What does it take to succeed in this field?

I think it is about timing. We need to have an edge over others. I can’t say that hard work and dedication will reap rewards as there are a number of people doing that at the same place. You need that extra acumen.

Do you feel that TV actors don’t get roles as per their talent?

See, the exposure of TV stars has gone up tremendously. They are on twitter, facebook and Insta. They also earn from shows and appearances. Yes, quality wise we have gone down. I would love to replicate some of the old shows. We must realize that the audience base has seen a shift from 2002 to 2015. Earlier, we had the classes watching TV, now shows talk about girls who don’t have money to eat. I see it’s the older actors who are willing to wait for good roles. Younger ones are ready to jump the bandwagon for the perks this industry offers. Also, they can’t afford to wait as there are 100s vying for the same role. Once a show is successful, people want to duplicate it. So, original roles are rare.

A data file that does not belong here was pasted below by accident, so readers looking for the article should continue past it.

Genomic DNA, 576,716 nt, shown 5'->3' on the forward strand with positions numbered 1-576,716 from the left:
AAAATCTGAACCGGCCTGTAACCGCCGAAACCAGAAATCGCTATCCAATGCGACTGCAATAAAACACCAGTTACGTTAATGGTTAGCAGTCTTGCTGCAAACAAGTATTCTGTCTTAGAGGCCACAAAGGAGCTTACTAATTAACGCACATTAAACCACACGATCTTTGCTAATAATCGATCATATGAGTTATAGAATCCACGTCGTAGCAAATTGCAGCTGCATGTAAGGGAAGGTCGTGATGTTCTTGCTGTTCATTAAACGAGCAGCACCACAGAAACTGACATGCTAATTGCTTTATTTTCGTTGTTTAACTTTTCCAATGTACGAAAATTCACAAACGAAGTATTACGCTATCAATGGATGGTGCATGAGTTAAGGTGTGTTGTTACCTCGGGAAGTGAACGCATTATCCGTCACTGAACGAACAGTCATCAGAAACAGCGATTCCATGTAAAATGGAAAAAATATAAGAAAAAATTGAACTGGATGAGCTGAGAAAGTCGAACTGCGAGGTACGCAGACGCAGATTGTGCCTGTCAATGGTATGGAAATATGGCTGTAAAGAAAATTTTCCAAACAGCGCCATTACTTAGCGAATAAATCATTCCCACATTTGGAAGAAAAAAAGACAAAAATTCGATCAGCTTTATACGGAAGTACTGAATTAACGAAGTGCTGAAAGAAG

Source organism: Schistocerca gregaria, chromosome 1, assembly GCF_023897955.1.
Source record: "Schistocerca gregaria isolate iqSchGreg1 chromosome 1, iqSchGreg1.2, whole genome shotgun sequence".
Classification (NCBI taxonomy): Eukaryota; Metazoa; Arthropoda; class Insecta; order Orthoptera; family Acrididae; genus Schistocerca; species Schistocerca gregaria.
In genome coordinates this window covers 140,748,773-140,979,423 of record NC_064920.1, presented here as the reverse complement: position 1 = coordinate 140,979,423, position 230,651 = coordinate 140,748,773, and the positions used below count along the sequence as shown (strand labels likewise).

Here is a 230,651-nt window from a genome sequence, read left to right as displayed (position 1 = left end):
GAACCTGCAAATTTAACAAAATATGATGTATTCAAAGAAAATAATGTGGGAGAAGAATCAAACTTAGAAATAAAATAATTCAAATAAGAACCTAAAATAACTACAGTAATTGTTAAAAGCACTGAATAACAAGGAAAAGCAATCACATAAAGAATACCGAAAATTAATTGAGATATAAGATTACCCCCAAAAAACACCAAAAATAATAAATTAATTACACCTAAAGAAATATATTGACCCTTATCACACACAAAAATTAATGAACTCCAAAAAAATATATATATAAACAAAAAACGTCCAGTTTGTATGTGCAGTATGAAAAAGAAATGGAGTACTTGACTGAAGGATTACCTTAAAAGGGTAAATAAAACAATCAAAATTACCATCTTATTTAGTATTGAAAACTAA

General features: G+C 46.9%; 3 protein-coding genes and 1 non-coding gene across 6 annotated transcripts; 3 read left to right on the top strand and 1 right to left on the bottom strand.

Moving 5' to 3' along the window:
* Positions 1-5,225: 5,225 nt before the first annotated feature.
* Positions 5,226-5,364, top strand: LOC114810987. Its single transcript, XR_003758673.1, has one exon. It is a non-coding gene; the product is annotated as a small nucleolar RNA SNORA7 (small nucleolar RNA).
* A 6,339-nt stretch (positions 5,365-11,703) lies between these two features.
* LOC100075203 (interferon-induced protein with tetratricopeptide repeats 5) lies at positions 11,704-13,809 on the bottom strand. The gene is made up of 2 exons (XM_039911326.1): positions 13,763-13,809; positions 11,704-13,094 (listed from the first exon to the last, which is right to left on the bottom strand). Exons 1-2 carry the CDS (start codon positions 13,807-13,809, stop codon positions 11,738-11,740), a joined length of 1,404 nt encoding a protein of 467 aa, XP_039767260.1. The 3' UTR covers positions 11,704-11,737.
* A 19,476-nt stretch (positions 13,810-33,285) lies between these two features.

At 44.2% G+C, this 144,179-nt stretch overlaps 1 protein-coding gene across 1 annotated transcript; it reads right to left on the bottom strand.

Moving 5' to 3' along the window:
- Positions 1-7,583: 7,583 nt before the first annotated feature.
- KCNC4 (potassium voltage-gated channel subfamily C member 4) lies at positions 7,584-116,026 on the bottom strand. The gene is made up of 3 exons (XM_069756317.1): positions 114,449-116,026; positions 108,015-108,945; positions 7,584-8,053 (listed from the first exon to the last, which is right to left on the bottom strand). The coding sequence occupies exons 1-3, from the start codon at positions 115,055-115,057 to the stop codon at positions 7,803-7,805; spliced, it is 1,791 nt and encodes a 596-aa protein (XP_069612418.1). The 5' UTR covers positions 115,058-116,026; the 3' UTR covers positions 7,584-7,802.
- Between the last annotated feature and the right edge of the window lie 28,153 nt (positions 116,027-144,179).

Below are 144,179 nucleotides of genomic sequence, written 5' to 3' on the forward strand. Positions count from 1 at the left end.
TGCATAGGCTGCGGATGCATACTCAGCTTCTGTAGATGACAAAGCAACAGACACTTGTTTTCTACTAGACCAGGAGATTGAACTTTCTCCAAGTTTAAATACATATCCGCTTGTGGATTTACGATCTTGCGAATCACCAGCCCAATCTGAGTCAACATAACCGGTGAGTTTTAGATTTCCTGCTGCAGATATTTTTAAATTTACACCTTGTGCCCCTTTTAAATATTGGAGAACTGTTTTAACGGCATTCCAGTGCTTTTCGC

Has social media made life easier for creatives in TV?

It might be working for those who deal with youth shows but otherwise it is not of much help. There are times when I have taken audience reaction but that has not helped. Digital is great for youth shows but such feedback is inconsequential for shows on GECs. Makers do a lot od research but it is hard to pinpoint what works. It creates a lot of pressure, social media.

What kind of shows do you watch?

I saw Bloodline on Netflix recently. I love Narcos. Ekta and I have been lapping up American TV since years – that’s where we get a lot of ideas from. As a kid, I loved Mahabharat and later shows like Campus and Banegi Apni Baat. In this line, you have to read a lot or watch a lot of soaps.